PhD position on solar wind analyses using the Solar Orbiter mission

The LPC2E is seeking candidates for a PhD position on solar wind using the Solar Orbiter data

Characterization of the electromagnetic waves in the turbulent solar wind observed by the Solar Orbiter mission

Solar Orbiter is the next major solar physics mission of the European Space Agency (ESA). It has been launched in February 2020 to orbit the Sun with 10 experiments on board; 4 of them are dedicated to the in-situ measurement of the surrounding plasma and will operate nominally from the beginning of the mission. Solar Orbiter will be several times at around 0.5 AU from the Sun in 2020 and 2021. The Laboratory of Physics and Chemistry of the Environment and Space (LPC2E), which is the host laboratory for the PhD thesis, is responsible for measuring magnetic field variations via the SCM instrument within the RPW experience.

The solar wind is a permanent and turbulent plasma stream filling the heliosphere and hitting the planets, that has its origin in the solar atmosphere. Understanding its origin and dynamics is one of the top objectives of the Solar Orbiter mission. For this, it is necessary to characterize its properties and how they change with the source region and the distance from the Sun. In particular, different types of plasma waves can play a major role in the evolution and dynamics of the solar wind by exchanging their energy with the particles, as reflected by the evolution of the particles velocity distribution functions with distance from the Sun. Aflvén kinetic waves or Whistler waves are in particular thought to be involved in these energy exchanges, but their precise role is still uncertain. These wave-particles interactions can also be constrained by the statistical analysis of the turbulent magnetic field at kinetic scales, which is still poorly known.

The PhD candidate will work on Solar Orbiter in situ observations to help solving these questions. She/He will contribute to the characterization of the turbulent properties of the solar wind and to the identification and characterization of the observed plasma waves, in function of the type of winds and the distance from the Sun. The ultimate goal is to understand the role of electromagnetic waves in the dynamics and heating of the solar wind, which is a long-standing question. The research will be conducted in collaboration with the RPW consortium and other in-situ instruments.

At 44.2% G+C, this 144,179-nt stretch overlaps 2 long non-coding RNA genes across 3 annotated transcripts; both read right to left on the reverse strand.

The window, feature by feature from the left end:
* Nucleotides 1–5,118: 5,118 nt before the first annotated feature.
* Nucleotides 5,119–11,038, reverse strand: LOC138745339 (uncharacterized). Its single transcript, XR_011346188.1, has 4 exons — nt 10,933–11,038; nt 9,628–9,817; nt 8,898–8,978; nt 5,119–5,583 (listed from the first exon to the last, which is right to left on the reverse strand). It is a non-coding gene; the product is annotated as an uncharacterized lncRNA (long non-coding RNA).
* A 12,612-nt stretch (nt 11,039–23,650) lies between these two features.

We are primarily looking for applicants with a master degree in Physics or Astrophysics. Previous experience in observational data analysis is desirable but not essential. We welcome applications from all members of the community.

The successful candidate will join the LPC2E Space Plasma group, which is also involved in the NASA’s Parker Solar Probe mission launched in 2018 and other major space missions (ROSETTA, TARANIS, Bepi Colombo, JUICE. The LPC2E is located in a green area in Orléans and offers pleasant work environment.  Orléans is situated about 120km (one hour by train) south from Paris.

Expected start date: 1 October 2020. Selection process on going.

This announcement can be downloaded here: Sujet These Solar Orbiter Eng

Matthieu Kretzschmar - Contacter
LPC2E, 3a av de la recherche scientifique, 45071 Orléans, France

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Scientist / IT Engineer for the Solar Orbiter mission

The Laboratory of Physics and Chemistry of the Environment and Space (LPC2E) is looking for a scientist/IT engineer for a renewable 12-month fixed-term contract to work on the exploitation of the SCM (Search Coil Magnetometer) instrument of the Solar Orbiter (SolO) mission of the European Space Agency (ESA).

High-frequency wave activity in a structured solar wind: Parker Solar Probe observations

The overall context of this PhD position is NASA’s Parker Solar Probe mission, which was launched on August 12, 2018. Parker Solar Probe is the first-ever mission to penetrate deep into the solar corona, where it aims at unravelling the mechanisms that heat the solar corona and accelerate the solar wind. Eventually, in 2024, the spacecraft will get within 9 solar radii of the solar surface, providing unprecedented opportunities to study the solar wind close to its source region.